Moving towards the front of the temple, on the left we find Hipparchus, a Greek astronomer who lived in the 2nd century BCE. Hipparchus compiled an important catalogue of stars, which is represented by the book in his right hand. Just above Hipparchus is a celestial globe, a model of the sky that could be used to visualize the positions of stars and other celestial objects and to perform astronomical calculations.
On the opposite side of the temple, Ptolemy (100-170 AD) works at a desk on top of which sits his book Megale Syntaxys, better known by the Arabic title Almagest. In this work, Ptolemy elaborates on the geocentric (Earth-centered) conception of the universe, presenting geometric models and tables to calculate the motions of celestial objects. The Almagest remained an authoritative work until Kepler’s lifetime.
The device hanging from Ptolemy’s column is an astrolabe. This disc-shaped instrument, which is made of several moving parts, is at once a model of the sky, an analog computer, and an observing tool. Ptolemy wrote about the geometrical techniques necessary to project the curved sky onto a flat plane, a crucial step in the construction of astrolabes. The astrolabe developed significantly in the Islamic world and was the most sophisticated scientific instrument during the Middle Ages.
At the front of the temple, Nicolaus Copernicus (1473–1543), sitting, is in conversation with Tycho Brahe (1546-1601). On Copernicus’s lap is a book representing "On the Revolutions of the Heavenly Spheres." This work explains his heliocentric theory, in which the planets (including the Earth) orbit the Sun. Kepler was a keen supporter of this concept.
Two astronomical instruments decorate Copernicus’s column. On top is a cross-staff, which was used to measure the angles between celestial objects and their altitude above the horizon. The inclusion of this cross-shaped instrument might also be an allusion to Copernicus’s career as an official of the Catholic Church. The instrument further down is called a triquetrum and served to measure the altitude of the Sun at noon, as well as the positions of stars.
Tycho Brahe is portrayed wearing fine clothes, which symbolize his status as a nobleman. Tycho was an influential astronomer for whom Kepler worked as an assistant between 1600 and 1601.
On the base of the temple is a map of the Danish Island of Hven, where Tycho maintained astronomical observatories between 1576 and 1597.
Tycho’s observatories were equipped with large versions of instruments such as the sextant (top of the column) and quadrant (right above Tycho). With those instruments, Tycho and his assistants carried out the most precise astronomical observations that were made before the invention of the telescope. Kepler used those observations to discover the laws of planetary motion and to elaborate the tables presented in this book.
Tycho did not accept the heliocentric system of Copernicus. He proposed an alternative model (known as Tychonic or geo-heliocentric system) in which the planets orbit the Sun, but the Sun orbits the Earth. Tycho points up at a representation of his model on the ceiling of the temple and asks: “What about that?”
Next to Tycho’s left arm is a book titled "Astronomiae Instauratae Progymnasmata," in which he describes his geo-heliocentric system. Although Kepler stood for the heliocentric system of Copernicus, he completed and published this book in 1602, after Tycho’s death.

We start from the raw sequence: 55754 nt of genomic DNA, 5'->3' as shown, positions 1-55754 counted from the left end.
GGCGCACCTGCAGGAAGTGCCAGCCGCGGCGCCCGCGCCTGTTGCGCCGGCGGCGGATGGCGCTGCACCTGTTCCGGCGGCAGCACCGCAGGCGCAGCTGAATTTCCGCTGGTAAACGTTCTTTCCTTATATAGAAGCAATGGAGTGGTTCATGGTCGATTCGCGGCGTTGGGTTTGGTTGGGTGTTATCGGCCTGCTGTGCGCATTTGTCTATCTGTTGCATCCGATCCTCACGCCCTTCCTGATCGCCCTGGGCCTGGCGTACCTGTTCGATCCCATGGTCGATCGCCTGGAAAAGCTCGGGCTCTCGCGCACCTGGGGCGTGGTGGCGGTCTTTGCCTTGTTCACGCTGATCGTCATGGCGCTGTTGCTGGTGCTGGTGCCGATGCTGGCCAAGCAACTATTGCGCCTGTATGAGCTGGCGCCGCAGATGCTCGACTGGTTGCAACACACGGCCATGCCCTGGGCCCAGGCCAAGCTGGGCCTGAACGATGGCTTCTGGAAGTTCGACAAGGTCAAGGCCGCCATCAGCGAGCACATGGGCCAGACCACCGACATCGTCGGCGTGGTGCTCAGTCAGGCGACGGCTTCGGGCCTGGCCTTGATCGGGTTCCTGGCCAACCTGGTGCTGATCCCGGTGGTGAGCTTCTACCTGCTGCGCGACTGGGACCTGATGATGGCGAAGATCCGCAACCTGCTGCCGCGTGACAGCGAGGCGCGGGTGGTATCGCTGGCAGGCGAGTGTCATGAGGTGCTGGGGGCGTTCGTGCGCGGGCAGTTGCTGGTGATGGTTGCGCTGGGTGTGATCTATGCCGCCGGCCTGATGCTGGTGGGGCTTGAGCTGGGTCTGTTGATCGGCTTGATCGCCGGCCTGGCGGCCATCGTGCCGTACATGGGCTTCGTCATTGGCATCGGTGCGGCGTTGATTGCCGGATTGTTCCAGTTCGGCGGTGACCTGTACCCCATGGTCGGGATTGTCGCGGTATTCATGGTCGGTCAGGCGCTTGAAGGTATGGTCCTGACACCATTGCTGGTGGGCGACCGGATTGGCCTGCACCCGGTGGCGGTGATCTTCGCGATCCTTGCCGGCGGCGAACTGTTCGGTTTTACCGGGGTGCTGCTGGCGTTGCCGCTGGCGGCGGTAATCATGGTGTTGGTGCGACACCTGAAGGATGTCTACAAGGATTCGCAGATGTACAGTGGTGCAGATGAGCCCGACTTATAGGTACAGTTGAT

The right side of the temple’s base illustrates the process of printing the Rudolphine Tables in a printing shop located in the German city of Ulm. The double-headed eagle between the two scenes symbolizes the Holy Roman Empire and refers to the privilege officially given to Kepler to be the exclusive publisher of this book.
Kepler himself is depicted in his study, on the left side of the temple’s base. One of Tycho Brahe’s heirs (to his left) points at Kepler with one hand, and at books containing Tycho’s astronomical observations with the other. Kepler had a complex relationship with Tycho and his heirs. They showed reluctance in giving Kepler access to those observations and demanded that he review his original plans for this frontispiece so that Tycho featured more prominently in it.
The four coats of arms above Kepler represent places where he lived and worked: Bohemia, Prague, Upper Austria, and Linz. The banner shows the titles of four seminal books previously published by Kepler on subjects including planetary orbits and motion, optics, and the Copernican system.
Kepler looks at the reader. He is wearing nightwear and his eyeglasses lie on the table, to emphasize that after many days and nights of hard work, he has finally completed Tabulae Rudolphinae.
Kepler seems to occupy a modest position in the frontispiece of Tabulae Rudolphinae compared to the other astronomers included in the temple of Urania. But a mock-up of the the temple’s dome on his desk reaffirms the great importance of his work: Kepler has completed and topped the edifice of astronomy that had been under construction since Antiquity.
Several copies of the Rudolphine Tables are preserved in libraries and institutions around the world, but the Adler Planetarium’s copy is quite special. Kepler signed and dedicated it to his fellow mathematician Benjamin Ursinus, who introduced Kepler to logarithms. Kepler’s dedication at the bottom of the frontispiece reads: “Johannes Kepler presents this to the most eminent Benjamin Ursinus, Mathematical Professor at the University on the Oder, longtime best man to these tables, in his own name and that of the Brahe family."
Thank you to the staff of the Adler Planetarium for their assistance in creating this exhibition.
Works by the following authors were consulted in the preparation of this exhibition: Max Caspar; Stefano Gattei; Owen Gingerich; Nicholas Jardine, Elisabeth Leedham-Green, and Christopher Lewis; Inga Elmqvist Söderlund; Bruce Stephenson.
Special thanks to our generous supporters:
Amy and Steve Louis Foundation
Roderick and Marjorie Webster Fund at The Chicago Community Trust